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Australian Indigenous Astronomy

“How wonderful in a world of flux and unpredictability, the travels of the stars also tell an earth story” – Deborah Rose Bird (2006)


Australian Indigenous Astronomy is the study of how Aboriginal and Torres Strait Islander people understand and interpret the night sky and astronomical phenomena. For thousands of years this nuanced understanding of astronomy helped Indigenous people navigate country, predict weather and keep time. Their understanding of astronomy also informs Indigenous law, social structure, dance and ceremony. 

Australian Indigenous Astronomy is an interdisciplinary subject combining science, history, anthropology and archeology, and sits under the broader field of cultural astronomy. 

The purpose of this Resource Guide is to to provide educators, academics and interested readers with a firm grounding in this subject area by collecting a range of resources, in various mediums, in one place.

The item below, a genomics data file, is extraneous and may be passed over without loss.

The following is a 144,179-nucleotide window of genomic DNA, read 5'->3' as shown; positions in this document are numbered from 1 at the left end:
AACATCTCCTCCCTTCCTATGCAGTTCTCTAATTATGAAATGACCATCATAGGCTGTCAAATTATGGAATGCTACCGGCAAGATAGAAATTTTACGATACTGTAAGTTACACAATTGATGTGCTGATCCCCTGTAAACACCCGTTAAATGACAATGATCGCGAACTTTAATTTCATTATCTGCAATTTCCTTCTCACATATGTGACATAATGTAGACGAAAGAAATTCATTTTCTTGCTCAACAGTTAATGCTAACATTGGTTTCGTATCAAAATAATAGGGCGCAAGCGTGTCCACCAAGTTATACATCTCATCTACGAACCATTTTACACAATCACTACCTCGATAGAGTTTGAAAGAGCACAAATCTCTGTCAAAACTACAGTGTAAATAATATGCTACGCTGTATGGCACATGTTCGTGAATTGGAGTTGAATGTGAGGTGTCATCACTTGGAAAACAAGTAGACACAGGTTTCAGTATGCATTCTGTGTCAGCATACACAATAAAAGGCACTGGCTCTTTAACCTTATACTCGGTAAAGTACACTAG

This Resource Guide is divided into Dreamings with significant astronomy themes, Media, Books, Cultural Competency and Astronomy basics. All resources are open source or accessible from the libraries.

Aboriginal and Torres Strait Islander readers are warned that this guide may contain images and voices of deceased persons.


We Don't Need a Map

In this documentary, Samson and Delilah director Warwick Thornton explores the Southern Cross constellation and its current representation as a symbol of exclusion among white Australia, a far cry from the spiritual significance the constellation embodies to Australian Aboriginal groups.